Story by: Norton Children’s on December 27, 2022
The team of dietitians at Wendy Novak Diabetes Institute, part of Norton Children’s Endocrinology, offers nutrition education and guidance to diabetes patients and their families.
Prediabetes in kids is on the rise in the U.S., and the numbers are concerning. Nearly 1 in 5 adolescents, ages 12-18, are living with prediabetes, according to the Centers for Disease Control and Prevention.
Prediabetes is the precursor of Type 2 diabetes. It happens when a child’s blood sugar levels are higher than normal, but not quite high enough to diagnose them with Type 2 diabetes. A recent study shows that regularly attending nutrition visits can significantly reduce the chance of a child with prediabetes developing Type 2 diabetes.
Dietitians and diabetes educators with Wendy Novak Diabetes Institute, a part of Norton Children’s Endocrinology, affiliated with the UofL School of Medicine, work with children and their families to implement healthy habits to help manage or prevent the development of Type 2 diabetes. A $15 million gift from the Lift a Life Novak Family Foundation to develop Wendy Novak Diabetes Institute will expand patients’ access to dietitians and is the start of a $60 million vision through the Norton Children’s Hospital Foundation to expand diabetes care for children and adults, as well as build the top diabetes institute in the country. One of the institute’s first initiatives will be to provide more patient support through expansion of the current diabetes education program.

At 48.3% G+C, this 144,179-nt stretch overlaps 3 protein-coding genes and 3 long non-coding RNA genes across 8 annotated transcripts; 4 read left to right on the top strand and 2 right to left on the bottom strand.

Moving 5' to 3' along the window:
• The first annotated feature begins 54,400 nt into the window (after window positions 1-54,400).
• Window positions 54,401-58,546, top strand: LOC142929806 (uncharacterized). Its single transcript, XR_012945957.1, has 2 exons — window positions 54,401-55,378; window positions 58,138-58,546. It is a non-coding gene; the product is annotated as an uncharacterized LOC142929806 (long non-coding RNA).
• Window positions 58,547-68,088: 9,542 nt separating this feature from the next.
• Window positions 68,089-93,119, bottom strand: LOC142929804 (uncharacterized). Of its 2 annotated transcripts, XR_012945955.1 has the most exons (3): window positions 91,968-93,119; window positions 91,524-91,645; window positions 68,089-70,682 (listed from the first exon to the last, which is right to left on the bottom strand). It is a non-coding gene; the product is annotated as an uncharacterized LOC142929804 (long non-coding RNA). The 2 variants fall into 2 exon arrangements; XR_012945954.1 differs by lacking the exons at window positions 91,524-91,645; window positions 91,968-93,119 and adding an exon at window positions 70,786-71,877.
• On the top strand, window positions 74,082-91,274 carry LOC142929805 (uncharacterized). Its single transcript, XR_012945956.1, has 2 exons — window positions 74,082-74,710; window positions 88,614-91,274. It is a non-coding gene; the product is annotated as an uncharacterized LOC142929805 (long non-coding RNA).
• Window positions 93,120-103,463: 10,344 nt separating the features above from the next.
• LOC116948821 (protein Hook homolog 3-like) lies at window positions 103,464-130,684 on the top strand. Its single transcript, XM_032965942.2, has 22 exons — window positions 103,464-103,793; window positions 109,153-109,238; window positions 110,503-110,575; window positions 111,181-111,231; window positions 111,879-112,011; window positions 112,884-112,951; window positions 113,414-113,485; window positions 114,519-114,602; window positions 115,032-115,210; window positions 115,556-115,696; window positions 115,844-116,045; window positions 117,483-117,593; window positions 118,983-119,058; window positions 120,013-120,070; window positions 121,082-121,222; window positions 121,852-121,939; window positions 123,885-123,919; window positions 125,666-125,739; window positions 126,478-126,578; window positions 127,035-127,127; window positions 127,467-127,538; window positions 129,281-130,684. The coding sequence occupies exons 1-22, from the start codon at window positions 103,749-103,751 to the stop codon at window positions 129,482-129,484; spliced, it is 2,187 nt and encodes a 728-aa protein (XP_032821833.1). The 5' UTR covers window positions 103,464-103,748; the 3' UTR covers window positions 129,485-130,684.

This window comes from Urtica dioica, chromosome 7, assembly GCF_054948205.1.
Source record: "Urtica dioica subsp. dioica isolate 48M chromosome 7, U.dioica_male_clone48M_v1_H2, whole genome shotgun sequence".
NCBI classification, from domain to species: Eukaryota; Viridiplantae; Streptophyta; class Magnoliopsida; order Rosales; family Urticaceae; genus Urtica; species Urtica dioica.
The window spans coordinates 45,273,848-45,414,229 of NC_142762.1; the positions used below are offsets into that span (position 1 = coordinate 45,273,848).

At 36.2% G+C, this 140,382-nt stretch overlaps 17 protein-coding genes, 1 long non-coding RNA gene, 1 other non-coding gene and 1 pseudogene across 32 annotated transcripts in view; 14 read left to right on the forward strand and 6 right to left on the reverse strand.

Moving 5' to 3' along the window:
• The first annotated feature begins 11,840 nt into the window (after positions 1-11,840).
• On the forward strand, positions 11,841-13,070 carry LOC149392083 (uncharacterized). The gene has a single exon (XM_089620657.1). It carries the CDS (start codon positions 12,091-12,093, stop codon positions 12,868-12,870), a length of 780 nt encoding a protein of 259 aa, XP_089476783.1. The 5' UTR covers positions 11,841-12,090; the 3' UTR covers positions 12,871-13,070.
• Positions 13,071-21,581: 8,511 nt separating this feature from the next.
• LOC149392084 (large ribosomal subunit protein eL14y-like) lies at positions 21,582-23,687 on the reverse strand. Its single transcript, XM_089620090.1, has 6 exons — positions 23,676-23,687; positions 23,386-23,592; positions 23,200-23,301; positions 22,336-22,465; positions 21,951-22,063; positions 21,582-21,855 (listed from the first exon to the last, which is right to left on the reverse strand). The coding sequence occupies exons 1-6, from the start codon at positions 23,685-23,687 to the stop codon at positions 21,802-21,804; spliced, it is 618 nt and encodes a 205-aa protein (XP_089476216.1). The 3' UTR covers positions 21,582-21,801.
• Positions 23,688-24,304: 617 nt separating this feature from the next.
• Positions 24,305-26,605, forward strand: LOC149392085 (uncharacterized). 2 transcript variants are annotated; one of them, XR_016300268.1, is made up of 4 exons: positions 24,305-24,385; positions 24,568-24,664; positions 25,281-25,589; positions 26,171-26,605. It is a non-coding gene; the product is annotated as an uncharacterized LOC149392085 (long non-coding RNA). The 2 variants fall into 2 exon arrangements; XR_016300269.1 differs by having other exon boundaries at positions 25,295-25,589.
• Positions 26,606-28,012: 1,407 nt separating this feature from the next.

“Diabetes educators assist patients and their families with managing their condition by developing individual care plans and goals for living a healthier lifestyle — from managing blood sugar levels to offering guidance on age-appropriate nutrition and physical activity,” said Morgan Kopka, RDN, LD, a diabetes educator with Wendy Novak Diabetes Institute. “We use a family centered care model to provide open-ended communication between providers and families. We work to empower our patients and families to set goals that are achievable for them individually. We also provide support and education to patients and families between office visits.”
Signs of diabetes in kidsSigns of prediabetes or Type 2 diabetes may develop slowly. Some kids may show no signs of diabetes, and the condition may be caught during a routine wellness check.Some signs of diabetes in kids may include:
Many kids at risk of Type 2 diabetes are overweight. Living a healthy lifestyle is the best way to help your child grow and develop properly. Eating well and staying active may slow weight gain and even can lead to weight loss. There are health benefits from losing even a little bit of weight.
A very important part of treatment is helping your child eat well. Offer plenty of vegetables, fruits, lean protein, and whole grains. Educate parents on limiting excess treats and sugar-sweetened beverages. A diabetes educator can explain to families how to choose and cook healthy foods, prepare age-appropriate portion sizes, and read food labels.
Exercise helps lower blood sugars. The key is to move every day. If your child isn’t used to being active, start slowly and set clear goals. They can begin with 15 minutes every day and increase the amount as they are able. Joining a sports team is not necessary — activities like walking the dog, housecleaning and other chores, and playing outside are good options.